Mamta's Kitchen

Amla Indian Gooseberries (and other fruits) Preserved in Syrup

Amla (or other fruits) Murabba

Suresh Chandra Gupta

This recipe comes from the Preserves and Pickles diary of my late father Suresh Chandra Guota, written sometimes in the 1940s, when he did courses on commercial preserve making as a Sugar Chemist. The sugar factory where he worked, also made jams, sauces and pickles.

This recipe can be used for other fruits like green mangoes, Petha (Ash gourd) and apples. For making a Murabba, the amla should be of high quality and not too ripe. Mangoes/apples/ash gourd will need to be peeled first, but Aamla does not require peeling.

Amla is a very rich source of Vitamin C. It is considered a good fruit in Ayurvedic medicine. Amla as dried fruit is powdered and added to many stomach remedies and often used in traditional Indian hair shampoos. Amla oil is considered an excellent tonic for keeping hair strong and shiny. Vitamin D in it helps to absorb calcium and strengthens bones. It has diuretic, laxative, cardio-protective, cooling, and anti-infective properties. It is rich in antioxidants and helps to keep Cholesterol down.

Ingredients

  • 1 kg. Amla (or any other fruit of choice)

  • 1 1/2 tsp. lime/choona powder (available from chemist or Pan wallas in India) or alum/phitkari (hydrated aluminium potassium sulfate)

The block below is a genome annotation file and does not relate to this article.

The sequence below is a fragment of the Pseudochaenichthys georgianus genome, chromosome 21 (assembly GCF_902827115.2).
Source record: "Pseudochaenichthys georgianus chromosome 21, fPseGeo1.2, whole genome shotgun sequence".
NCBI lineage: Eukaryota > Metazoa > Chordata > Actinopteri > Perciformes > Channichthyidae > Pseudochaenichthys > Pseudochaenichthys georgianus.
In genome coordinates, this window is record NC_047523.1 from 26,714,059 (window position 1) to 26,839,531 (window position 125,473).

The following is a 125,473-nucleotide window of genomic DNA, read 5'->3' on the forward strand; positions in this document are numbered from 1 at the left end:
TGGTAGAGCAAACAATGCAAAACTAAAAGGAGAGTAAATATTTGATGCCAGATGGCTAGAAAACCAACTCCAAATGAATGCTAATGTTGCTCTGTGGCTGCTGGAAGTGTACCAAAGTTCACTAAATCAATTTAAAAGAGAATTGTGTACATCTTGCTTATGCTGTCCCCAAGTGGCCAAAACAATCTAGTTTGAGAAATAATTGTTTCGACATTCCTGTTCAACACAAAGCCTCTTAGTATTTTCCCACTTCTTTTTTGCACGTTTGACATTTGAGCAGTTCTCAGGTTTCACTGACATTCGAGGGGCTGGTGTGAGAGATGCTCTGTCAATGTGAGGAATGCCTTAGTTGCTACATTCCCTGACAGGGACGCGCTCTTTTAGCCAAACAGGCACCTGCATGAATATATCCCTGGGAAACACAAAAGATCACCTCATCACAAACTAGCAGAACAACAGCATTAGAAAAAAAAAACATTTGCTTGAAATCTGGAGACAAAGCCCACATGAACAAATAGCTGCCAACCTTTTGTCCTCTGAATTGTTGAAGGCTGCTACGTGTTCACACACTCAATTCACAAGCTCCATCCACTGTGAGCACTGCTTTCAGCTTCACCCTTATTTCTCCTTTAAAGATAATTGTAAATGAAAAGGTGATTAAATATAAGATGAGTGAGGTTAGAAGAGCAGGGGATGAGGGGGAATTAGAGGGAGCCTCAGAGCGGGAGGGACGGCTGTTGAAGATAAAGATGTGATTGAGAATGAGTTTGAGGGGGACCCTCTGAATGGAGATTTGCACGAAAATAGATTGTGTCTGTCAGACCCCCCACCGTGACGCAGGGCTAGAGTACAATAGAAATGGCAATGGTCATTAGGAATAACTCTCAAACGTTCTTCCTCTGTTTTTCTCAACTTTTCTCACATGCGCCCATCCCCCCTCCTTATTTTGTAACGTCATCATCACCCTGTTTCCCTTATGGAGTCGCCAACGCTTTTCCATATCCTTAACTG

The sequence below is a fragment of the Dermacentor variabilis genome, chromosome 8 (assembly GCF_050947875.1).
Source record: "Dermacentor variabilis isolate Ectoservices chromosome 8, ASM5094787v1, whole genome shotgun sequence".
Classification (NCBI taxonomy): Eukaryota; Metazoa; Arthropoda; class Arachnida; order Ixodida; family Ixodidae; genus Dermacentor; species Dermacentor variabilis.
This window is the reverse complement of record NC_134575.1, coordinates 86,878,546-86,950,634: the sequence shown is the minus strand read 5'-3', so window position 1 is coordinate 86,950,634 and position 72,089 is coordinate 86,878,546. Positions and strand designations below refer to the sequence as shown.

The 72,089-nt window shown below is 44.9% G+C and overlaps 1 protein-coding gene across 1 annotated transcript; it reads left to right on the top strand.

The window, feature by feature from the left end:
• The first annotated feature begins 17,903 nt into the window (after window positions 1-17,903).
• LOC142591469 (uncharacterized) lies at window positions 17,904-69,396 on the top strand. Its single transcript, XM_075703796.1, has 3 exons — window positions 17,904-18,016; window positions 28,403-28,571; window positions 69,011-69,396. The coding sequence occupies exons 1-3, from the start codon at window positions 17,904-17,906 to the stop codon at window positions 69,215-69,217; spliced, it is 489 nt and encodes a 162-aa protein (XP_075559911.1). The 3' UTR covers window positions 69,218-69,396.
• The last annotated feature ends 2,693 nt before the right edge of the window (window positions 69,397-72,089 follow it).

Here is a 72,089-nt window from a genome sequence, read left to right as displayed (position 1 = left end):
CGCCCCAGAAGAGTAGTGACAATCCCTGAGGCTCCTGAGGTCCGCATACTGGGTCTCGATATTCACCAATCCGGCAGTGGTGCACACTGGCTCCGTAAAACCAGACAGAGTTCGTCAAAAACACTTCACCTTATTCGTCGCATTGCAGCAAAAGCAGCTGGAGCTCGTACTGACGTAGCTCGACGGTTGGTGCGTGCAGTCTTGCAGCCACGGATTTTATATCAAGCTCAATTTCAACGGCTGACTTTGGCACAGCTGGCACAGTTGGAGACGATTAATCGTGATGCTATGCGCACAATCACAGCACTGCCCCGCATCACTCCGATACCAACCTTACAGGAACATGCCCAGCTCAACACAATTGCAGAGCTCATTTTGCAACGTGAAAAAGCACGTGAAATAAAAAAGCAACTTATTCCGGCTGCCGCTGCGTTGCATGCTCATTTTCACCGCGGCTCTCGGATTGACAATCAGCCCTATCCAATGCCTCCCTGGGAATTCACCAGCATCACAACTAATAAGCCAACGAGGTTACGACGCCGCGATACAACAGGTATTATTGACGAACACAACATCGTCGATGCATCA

• Enough cold water to cover amlas placed in a bowl

  • Pan of water to boil amlas in

  • 1 kg. sugar

  • 1 1/2 litre water for syrup

  • 1-2 tbsp. milk or lemon juice, to remove scum from syrup

Instructions

  1. Stab each fruit in a few places using a fork.

  2. Dissolve lime powder/alum/phitkari in the bowl water, making a 2-3% solution.

  3. Soak amlas in this water for 12 hours. If amlas are bitter, you need to soak them in this solution for 4-6 days, changing the solution every 24 hours. Other fruits are soaked in lime or salt water for 12 hours only. This soaking also increases the amount of sugar a fruit can absorb, softens the hard fruit and reduces the bitterness of certain fruits.

  4. Wash the fruit well under running cold water, removing all traces of lime/alum.

  5. Boil water in a pan, add fruit and boil until fruit is soft, but not mushy. Time depends on what fruit you are using. For example, ginger will take 1- 1 1/2 hour and ash gourd will take only 5-8 minutes. If your fruit is too firm, adding a pinch of bicarbonate helps, but this may damage the vitamin content.

  6. Drain fruits and keep aside.

  7. Make syrup with sugar and water, cleaning the scum off by adding a tablespoon or two of milk or lemon juice. The consistency of syrup should be of one wire. This means that a drop stretched between forefinger and thumb results in the formation of a single wire.

  8. Add fruit and simmer until the syrup looks thick like honey.

  9. Bottle in hot, sterilised jars, close lids and leave them up-side down. As they cool, there will be a vacuum in the jars, which will prolong the preserves life.

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